When I met García Luna in Washington in January, soon after the shootout in Tijuana made headlines in the United States, he was carrying with him a manila envelope full of color photographs. The photographs were grisly full-color shots of dead Mexican police and narco gun caches — a police officer bleeding on the ground; the aftermath of the shootout; the underground firing range. García Luna thought of them as a sort of secret weapon of his own.

…  García Luna met with government officials and diplomats and gave a stilted power-point presentation to policy experts. He seemed more interested in the photographs he had brought, his way of making a blunt point about a touchy aspect of U.S.-Mexican relations: the vast majority of weapons in the cartel’s arsenals (80 to 90 percent, according to the Mexican government’s figures) are purchased in the United States, often at loosely regulated gun shows, and smuggled into Mexico by the same networks that smuggle drugs the opposite direction. García Luna has a hard time concealing his anger about the fact that U.S. laws make it difficult to do much about this “brutal flow” of firepower. “How is it possible,” he asked me, “that a person is allowed to go buy a hundred cuernos de chivo” — AK-47’s — “for himself?” In the United States, he said, “there was a lot of indifference.”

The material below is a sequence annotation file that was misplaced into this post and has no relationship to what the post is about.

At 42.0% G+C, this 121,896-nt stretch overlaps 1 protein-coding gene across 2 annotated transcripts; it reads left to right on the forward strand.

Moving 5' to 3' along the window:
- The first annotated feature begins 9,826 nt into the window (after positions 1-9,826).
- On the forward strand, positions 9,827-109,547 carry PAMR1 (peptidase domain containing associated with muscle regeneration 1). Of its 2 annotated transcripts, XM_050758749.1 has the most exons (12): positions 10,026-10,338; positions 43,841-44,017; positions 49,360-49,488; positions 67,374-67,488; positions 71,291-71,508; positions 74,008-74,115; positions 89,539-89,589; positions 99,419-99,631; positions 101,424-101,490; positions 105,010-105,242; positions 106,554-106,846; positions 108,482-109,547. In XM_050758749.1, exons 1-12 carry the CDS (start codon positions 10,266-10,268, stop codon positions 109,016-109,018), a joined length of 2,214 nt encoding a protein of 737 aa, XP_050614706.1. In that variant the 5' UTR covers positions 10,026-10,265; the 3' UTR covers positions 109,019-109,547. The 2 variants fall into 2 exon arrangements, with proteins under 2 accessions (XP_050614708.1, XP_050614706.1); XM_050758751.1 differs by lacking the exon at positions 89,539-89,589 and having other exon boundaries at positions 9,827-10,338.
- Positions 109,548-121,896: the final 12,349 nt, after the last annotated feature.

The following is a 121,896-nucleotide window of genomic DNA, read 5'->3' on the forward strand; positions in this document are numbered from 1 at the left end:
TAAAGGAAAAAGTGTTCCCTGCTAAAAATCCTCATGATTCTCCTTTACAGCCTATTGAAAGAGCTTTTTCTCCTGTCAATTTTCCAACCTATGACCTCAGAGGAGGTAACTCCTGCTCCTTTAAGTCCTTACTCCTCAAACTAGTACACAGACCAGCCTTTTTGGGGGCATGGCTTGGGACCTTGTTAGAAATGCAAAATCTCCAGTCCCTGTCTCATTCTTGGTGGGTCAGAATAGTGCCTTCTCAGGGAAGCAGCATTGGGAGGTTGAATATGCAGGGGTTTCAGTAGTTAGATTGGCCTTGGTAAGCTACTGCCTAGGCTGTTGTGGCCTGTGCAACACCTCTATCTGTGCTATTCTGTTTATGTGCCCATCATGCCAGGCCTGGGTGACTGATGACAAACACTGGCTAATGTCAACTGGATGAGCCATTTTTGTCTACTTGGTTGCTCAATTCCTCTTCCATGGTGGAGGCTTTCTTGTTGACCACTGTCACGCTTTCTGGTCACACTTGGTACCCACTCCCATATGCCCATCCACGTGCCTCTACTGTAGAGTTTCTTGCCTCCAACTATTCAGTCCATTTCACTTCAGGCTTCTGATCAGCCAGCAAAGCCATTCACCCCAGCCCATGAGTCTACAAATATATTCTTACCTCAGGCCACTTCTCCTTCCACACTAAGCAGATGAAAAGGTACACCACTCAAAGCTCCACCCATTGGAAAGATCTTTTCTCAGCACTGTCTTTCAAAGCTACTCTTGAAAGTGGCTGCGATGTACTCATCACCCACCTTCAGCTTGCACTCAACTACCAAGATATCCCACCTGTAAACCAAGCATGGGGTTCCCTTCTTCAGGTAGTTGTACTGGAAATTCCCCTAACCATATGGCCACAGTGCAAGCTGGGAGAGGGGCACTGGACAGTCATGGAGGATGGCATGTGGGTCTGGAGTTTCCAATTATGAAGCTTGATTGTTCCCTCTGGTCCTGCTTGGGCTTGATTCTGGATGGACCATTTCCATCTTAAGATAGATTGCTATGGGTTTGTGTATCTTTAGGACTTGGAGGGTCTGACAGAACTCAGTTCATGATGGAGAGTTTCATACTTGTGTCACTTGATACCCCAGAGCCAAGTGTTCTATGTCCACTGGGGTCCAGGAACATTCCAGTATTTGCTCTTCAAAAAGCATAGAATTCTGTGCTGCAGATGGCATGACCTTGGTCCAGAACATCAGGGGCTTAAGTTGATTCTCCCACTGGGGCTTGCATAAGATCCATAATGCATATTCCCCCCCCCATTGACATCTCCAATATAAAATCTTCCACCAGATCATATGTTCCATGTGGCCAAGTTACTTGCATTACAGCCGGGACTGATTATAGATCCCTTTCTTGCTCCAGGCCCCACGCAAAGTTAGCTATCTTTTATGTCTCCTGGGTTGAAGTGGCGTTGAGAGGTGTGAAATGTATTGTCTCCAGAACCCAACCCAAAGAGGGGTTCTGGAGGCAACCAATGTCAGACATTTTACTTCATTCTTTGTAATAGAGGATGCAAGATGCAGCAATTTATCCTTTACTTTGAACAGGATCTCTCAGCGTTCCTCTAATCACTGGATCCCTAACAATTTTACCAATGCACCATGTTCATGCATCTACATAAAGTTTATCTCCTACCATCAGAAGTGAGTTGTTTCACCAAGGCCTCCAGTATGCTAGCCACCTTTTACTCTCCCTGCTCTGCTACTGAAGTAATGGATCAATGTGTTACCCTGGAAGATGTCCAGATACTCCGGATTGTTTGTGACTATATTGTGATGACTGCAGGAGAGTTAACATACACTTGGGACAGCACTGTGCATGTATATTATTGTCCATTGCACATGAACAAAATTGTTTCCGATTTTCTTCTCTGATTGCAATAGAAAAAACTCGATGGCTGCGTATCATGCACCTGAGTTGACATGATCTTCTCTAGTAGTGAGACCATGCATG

Guns go south and drugs come north. That’s depressing. (You could say that at least these assault weapons are going to well-regulated militias, though ones that mow down Mexican cops.) If we want Mexico to clamp down on drugs, then we need to do our part and clamp down on guns. Part of the state monopoly on violence needs to be a monopoly on the factors of production. Guns do have legitimate uses, such as hunting, and neither handguns nor assault rifles fit those purposes. The Second Amendment is explicitly for the purpose of state security, and I do not see how our insanely loosely-regulated gun market fits that purpose, either.